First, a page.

Skift: As Autograph Collection accelerates its growth globally, how is your brand positioning evolving?
Amanda Altree: We’ve been expanding so quickly so our positioning became very important. We wanted to define ourselves and make sure we kept the integrity of these amazing properties in the collection.
To summarize our true north, it’s about championing independence, and that governs everything we do, whether it’s in operations or sales and marketing. We want to make sure that our support is building the equity that that hotel has in its independent point of view and its independent voice. And that we don’t have a heavy hand with our own brand standards, or do anything to water down the experience a hotel offers.
Skift: Is that viewed by Marriott as a strong differentiator?
Amanda Altree: I think this championing of independence has really given us a unique position in the marketplace. There aren’t any competitors I think doing what we’re doing in terms of building brand equity, in terms of the brand being the independent hotels, and not so much the curation of our own portfolio.
Championing independence is our internal dialogue. When we’re talking to customers, it’s really about providing hotels that are exactly like nothing else. That sort of serves as our tagline because we also want to convey that you may love one hotel in Asheville, North Carolina, but it’s going to be a very different experience when you go to San Francisco. There’s really no thread of sameness that runs through the hotels in the collection.
Skift: Who are your target demographics?
Amanda Altree: We do look at demographics but the psychographics are so much more important I think, because we call our target customer the ‘Individualist.’ That person is someone who is sophisticated, they’re confident, but they’re a little bit experimental, right? They don’t need a brand to make a decision for them. They’re not reliant on a brand stance, necessarily. They want to try new things, and they’re more trendsetting.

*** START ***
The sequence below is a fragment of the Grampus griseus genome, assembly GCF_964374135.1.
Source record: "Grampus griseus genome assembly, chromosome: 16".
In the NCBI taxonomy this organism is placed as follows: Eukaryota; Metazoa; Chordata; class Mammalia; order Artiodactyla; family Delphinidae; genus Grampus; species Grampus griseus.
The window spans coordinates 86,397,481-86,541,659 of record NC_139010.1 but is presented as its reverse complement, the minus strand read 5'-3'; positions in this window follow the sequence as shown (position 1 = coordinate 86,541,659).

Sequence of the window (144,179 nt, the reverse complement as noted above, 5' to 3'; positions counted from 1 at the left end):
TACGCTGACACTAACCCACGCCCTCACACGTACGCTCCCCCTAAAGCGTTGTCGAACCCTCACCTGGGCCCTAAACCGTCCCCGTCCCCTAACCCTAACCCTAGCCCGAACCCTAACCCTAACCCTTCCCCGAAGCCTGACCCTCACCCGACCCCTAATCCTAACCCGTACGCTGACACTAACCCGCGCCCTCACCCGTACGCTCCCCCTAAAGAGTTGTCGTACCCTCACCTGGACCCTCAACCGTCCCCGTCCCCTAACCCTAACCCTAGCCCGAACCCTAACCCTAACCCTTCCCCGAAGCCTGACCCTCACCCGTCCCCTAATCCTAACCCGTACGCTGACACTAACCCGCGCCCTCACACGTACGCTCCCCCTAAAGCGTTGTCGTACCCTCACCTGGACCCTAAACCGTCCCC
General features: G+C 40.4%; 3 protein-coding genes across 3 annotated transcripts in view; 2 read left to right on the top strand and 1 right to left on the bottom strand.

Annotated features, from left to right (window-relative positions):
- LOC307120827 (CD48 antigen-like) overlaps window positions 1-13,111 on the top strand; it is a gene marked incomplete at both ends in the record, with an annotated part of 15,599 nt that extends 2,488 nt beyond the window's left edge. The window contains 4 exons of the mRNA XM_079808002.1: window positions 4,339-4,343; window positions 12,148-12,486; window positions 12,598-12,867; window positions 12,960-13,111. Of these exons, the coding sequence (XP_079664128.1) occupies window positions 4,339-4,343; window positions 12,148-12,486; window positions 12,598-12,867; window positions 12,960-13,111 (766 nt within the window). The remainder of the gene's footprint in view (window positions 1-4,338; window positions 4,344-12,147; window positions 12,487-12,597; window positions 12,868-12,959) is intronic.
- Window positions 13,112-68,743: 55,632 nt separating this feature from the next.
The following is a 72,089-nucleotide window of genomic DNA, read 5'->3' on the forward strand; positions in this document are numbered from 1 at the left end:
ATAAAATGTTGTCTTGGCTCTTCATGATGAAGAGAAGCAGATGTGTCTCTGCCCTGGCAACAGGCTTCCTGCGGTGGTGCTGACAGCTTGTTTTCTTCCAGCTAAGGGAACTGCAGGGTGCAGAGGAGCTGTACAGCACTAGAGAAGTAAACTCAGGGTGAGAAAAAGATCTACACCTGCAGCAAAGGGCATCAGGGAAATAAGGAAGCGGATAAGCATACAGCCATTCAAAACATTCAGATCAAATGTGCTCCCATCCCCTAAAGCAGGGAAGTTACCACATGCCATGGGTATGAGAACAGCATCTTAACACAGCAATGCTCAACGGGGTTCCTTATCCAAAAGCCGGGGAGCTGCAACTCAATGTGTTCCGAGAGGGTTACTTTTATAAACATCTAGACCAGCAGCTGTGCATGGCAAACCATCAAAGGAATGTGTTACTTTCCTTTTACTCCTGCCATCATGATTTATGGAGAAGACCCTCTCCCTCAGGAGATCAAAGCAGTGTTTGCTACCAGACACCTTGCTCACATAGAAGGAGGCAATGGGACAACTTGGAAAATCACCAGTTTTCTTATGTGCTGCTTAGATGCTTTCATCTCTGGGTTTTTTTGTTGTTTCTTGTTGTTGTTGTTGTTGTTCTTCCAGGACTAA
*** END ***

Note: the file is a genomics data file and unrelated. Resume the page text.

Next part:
I think there’s some of that in all of us, so we try not to define that too narrowly by a demographic.
Skift: How do Millennials fit in that equation?
Amanda Altree: This psychographic is true with Millennials especially, this new traveler that everyone’s talking about these days who really does appreciate authentic experiences and trying new things. But it’s also my generation, and I won’t tell you my age but it’s at the top end of Generation X, and I love that too.
So it transcends any particular age group. It’s really a point of view, a mindset, about wanting to learn new things that you can’t wait to tell your friends about.
Skift: How has Autograph managed to successfully appeal to a wide range of guest profiles?
Amanda Altree: Our development has been organic. It’s not at all contrived. I think it’s a perfect fit for Millennials so they don’t miss out on things when they visit a new place. But then we do fall into the high-end price point most of the time, which often means an older customer, and that’s because they’re willing to pay for the heightened experience.
Skift: The word ‘organic’ seems to be the determining factor.
Amanda Altree: I love the word ‘organic.’ I’ve been in the hotel industry a long time, and I think a lot of hotels do a great job creating experiences, but Autograph Collection is doing that from the ground up, and it’s true to the spirit of the locale. That’s a little harder to convey because so many people have experienced hotels that are the same across market. You know, they’re consistent. Autograph Collection isn’t really even consistent market to market, other than the quality of the experience.
Skift: To what do you attribute the shift toward the luxury sector of late?
Amanda Altree: It’s interesting. The more that we’ve grown with our partners in the collection, it’s encouraging similar neighbors. It depends also by market, and it’s also this generational thing, but the definition of luxury has really changed. We used to define luxury by the number of fixtures in the bathrooms and thread count of the bed sheets and drapes. Nowadays, luxury is really about the service and the experience.
I think we’re skewing into that higher end travel space because, again, people want something unique. It’s really the demand from our owners and our guests that’s spurring our development pipeline.
Greg Oates covers hospitality trends and next generation hotels. He has participated in 1,000+ hotel site inspections in over 50 countries.